The disciples have been travelling with Jesus three years now and we have wonder if they simply became so overly familiar with Jesus that they missed his distinctiveness and took for granted all they heard, saw, and experienced? Did the disciples get to the point in their relationship with Jesus that would say to others, “Oh, that? Jesus says that kind of stuff all the time. Just hold on a bit and watch what he does with a little bit of water, a few fish and a loaf of bread!” It did, after all, take a blind man in Mark’s Story, to show us what it means to really see Jesus and learn his identity.
Many of us have followed Jesus a long time as well and today’s lesson is a grand reminder to each of us to ask ourselves whether we have become a tad bit too familiar in our thinking and living with Jesus, like the disciples. I say that because it would seem to me that with all the self-proclaimed Christians in Fort Lauderdale and south Florida that we would be making a bigger impact in our community and world if we really took Jesus and his identity more seriously. Maybe Christians today need to stop, close our eyes, and re-envision and restore who this Joshua truly is in the eyes of God. Perhaps like Bartimaeus, we need to become blind in order to really see Jesus again.
Perhaps we need to become blind to the notion that what we have and consume is a result of our efforts and remind ourselves all we have is a gift from the hand of God.
Perhaps we need to become blind to our own sense of self-righteousness and learn humility and the downward way.
Perhaps we need become blind in order to unwrap the flag from around Jesus and let his own sense of ethics and justice become the norm as opposed to what will benefit me.
Perhaps we need to become blind in order that we can see our need to unplug and go analog and actually sit down and have thoughtful conversations with those in our families, friends and co-workers about Jesus and spiritual things.
I love Bartimaeus. He got it. When he heard Jesus’ voice, he bolted up and cried out, “Son of David, have mercy upon me!” Bartimaeus is the only one in Mark’s gospel who calls Jesus, Son of David. It’s a royal title. It’s the title of the predicted coming Messiah. He saw who Jesus really was. He knew Jesus’ identity while his disciples argued about who will be the greatest when Jesus comes into his own. When Bartimaeus called out to Jesus, those around him tried to shut him up and rebuked him. Bartimaeus called even louder to make sure Jesus could hear his profession of faith; we are to remember that’s what calling Jesus the “Son of David” is; it’s a statement that God is saving his beloved through Jesus.
The quiet punchline in our Story this morning is that when Jesus calls Bartimaeus forward, Mark makes sure we know, “That throwing off his cloak, he sprang up and came to Jesus.” Remember earlier when I mentioned that Bartimaeus was looked upon as we look upon the broken and lost ones being homeless and surviving on the scraps from others? The punchline is that his cloak was most likely the only thing he owned. His cloak sheltered him from the weather. It provided warmth while he slept. And when Jesus calls, he casts off his only possession in order fully follow Jesus. He threw everything behind to follow Jesus and got his sight back. Wow.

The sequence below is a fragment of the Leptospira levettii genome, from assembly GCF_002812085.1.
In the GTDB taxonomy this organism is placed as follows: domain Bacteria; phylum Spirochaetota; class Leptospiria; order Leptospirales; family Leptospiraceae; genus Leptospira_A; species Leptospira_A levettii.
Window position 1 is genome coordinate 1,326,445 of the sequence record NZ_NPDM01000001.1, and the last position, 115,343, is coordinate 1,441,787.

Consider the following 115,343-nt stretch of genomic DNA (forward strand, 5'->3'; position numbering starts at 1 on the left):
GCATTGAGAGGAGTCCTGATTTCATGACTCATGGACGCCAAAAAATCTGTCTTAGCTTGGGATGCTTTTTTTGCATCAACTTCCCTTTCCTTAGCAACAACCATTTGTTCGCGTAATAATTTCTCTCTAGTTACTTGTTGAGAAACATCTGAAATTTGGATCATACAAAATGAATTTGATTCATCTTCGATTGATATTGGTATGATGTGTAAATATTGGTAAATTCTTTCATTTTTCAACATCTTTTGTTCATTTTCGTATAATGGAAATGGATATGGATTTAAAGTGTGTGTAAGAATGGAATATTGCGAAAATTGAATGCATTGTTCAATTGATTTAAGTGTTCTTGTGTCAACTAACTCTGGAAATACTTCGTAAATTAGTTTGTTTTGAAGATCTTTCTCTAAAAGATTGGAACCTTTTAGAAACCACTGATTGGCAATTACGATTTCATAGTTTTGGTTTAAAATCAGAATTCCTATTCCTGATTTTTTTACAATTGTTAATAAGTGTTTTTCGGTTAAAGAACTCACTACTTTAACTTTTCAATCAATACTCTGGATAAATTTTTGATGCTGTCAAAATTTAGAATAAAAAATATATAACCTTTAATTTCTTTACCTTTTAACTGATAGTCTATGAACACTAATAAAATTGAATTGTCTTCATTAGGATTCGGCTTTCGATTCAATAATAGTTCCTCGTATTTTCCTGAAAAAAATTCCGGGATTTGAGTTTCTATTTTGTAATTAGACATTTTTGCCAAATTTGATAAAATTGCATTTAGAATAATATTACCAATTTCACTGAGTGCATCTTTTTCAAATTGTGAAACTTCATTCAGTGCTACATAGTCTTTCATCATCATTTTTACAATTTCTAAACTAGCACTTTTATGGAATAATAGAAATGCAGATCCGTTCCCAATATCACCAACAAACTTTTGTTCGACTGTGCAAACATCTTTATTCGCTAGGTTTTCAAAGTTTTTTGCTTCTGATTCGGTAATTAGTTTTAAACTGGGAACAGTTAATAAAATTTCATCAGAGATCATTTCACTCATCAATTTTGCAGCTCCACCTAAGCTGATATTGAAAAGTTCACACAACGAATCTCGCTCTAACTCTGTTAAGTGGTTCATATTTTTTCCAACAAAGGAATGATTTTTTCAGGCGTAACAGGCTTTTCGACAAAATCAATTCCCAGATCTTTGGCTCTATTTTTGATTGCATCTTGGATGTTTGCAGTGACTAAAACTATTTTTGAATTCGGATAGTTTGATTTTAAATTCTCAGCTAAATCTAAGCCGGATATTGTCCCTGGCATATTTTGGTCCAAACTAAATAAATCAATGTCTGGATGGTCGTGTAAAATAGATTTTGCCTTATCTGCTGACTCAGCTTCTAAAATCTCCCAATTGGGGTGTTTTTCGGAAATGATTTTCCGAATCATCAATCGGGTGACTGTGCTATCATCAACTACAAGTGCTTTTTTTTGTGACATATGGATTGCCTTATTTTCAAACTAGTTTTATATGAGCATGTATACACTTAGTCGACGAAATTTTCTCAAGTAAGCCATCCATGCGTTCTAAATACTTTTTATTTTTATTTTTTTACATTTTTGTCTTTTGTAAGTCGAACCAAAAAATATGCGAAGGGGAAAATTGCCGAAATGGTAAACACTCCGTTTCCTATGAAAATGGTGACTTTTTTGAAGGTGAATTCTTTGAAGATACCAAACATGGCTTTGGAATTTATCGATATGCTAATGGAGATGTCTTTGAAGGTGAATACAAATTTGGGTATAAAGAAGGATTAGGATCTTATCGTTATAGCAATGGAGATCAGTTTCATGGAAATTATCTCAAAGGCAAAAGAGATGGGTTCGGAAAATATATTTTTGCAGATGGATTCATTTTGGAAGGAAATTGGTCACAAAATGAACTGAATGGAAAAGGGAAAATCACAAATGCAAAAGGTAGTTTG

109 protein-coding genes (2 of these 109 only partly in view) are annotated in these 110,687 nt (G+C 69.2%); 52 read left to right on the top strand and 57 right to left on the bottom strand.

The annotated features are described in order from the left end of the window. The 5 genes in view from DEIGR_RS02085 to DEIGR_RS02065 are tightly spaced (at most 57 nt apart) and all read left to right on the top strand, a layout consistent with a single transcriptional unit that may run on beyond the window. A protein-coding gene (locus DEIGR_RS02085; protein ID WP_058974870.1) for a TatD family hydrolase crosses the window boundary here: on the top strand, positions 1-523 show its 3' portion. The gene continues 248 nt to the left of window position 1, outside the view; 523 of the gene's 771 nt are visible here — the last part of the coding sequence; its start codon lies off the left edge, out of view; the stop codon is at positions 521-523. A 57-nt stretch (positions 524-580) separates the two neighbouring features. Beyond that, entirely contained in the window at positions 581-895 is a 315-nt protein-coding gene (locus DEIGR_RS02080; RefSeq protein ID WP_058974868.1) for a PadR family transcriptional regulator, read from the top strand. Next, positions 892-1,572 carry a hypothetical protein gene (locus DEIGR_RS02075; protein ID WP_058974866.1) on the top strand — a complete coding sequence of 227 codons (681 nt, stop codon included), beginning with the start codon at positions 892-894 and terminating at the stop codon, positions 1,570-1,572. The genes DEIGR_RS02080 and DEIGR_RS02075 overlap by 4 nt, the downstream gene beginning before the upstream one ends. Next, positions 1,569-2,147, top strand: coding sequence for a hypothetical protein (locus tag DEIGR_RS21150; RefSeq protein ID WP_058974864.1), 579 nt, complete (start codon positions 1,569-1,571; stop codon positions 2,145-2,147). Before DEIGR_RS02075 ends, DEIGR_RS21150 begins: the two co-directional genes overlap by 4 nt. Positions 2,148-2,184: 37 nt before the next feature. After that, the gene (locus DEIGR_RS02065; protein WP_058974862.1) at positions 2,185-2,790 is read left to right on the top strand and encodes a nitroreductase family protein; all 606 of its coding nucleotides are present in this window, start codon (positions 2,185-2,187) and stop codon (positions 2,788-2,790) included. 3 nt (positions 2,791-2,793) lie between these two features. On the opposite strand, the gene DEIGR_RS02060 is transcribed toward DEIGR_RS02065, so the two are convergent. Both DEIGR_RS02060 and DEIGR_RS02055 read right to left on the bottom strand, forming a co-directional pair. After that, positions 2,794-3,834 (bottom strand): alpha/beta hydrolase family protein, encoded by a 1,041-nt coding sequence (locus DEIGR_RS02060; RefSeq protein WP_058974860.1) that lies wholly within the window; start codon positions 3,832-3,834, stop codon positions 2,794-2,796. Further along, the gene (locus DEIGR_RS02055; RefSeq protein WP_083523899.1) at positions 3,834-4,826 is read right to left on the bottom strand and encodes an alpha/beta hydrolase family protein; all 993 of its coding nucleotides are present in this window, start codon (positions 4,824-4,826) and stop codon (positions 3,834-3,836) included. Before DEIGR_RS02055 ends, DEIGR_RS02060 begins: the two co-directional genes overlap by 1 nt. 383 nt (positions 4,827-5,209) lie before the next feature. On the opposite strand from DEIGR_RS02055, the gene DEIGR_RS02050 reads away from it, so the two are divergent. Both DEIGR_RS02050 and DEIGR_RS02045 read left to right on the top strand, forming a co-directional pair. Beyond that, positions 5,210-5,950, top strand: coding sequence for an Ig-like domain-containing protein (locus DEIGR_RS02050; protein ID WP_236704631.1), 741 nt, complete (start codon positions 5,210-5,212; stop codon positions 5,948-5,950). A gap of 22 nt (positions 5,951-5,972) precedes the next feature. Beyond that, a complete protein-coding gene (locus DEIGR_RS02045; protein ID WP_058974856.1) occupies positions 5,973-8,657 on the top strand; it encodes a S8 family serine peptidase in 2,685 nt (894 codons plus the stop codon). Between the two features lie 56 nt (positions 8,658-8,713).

And we are just simply asking folks to fill out an estimate of giving card for next year. Beloved, what are you willing to let go to follow Jesus? Amen.
© 2021 Patrick H. Wrisley, Pastor, First Presbyterian Church, 401 SE 15th Avenue, Fort Lauderdale, FL. 33301. Sermon manuscripts are available for the edification of members and friends of First Presbyterian Church, Fort Lauderdale, Florida and may not be altered, re-purposed, published or preached without permission. All rights reserved.
 So, Mark 8:31. See also Mark 9.30-32, 10.32-34.
 Article written by A.K.A. Adam in Feasting on the Word: Year B, Volume 4: Season after Pentecost 2 (Propers 17-Reign of Christ) (Feasting on the Word: Year B volume) by David L. Bartlett, Barbara Brown Taylor. See https://a.co/hYFe3Ot.
 New Revised Standard Version (NRSV). New Revised Standard Version Bible, copyright © 1989 the Division of Christian Education of the National Council of the Churches of Christ in the United States of America. Used by permission. All rights reserved.
 Lincoln Galloway writes, “The blind man is portrayed as a model of Christian discipleship. He comes to Jesus and does so by casting aside his cloak. It is quite reasonable to regard his cloak as representing his most treasured possession. It has kept him warm through the cold nights. It may also hold the meager spoils of his begging. In his act of throwing off his cloak, we see the image of one who leaves his former life behind. To those who have always known honor, power, affluence, and prestige, this image reminds us of the transforming effect of the gospel to call forth a life of renunciation and dramatic change.” See, Feasting on the Word: Year B, Volume 4: Season after Pentecost 2 (Propers 17-Reign of Christ) (Feasting on the Word: Year B volume) by David L. Bartlett, Barbara Brown Taylor at https://a.co/3WtwKgy.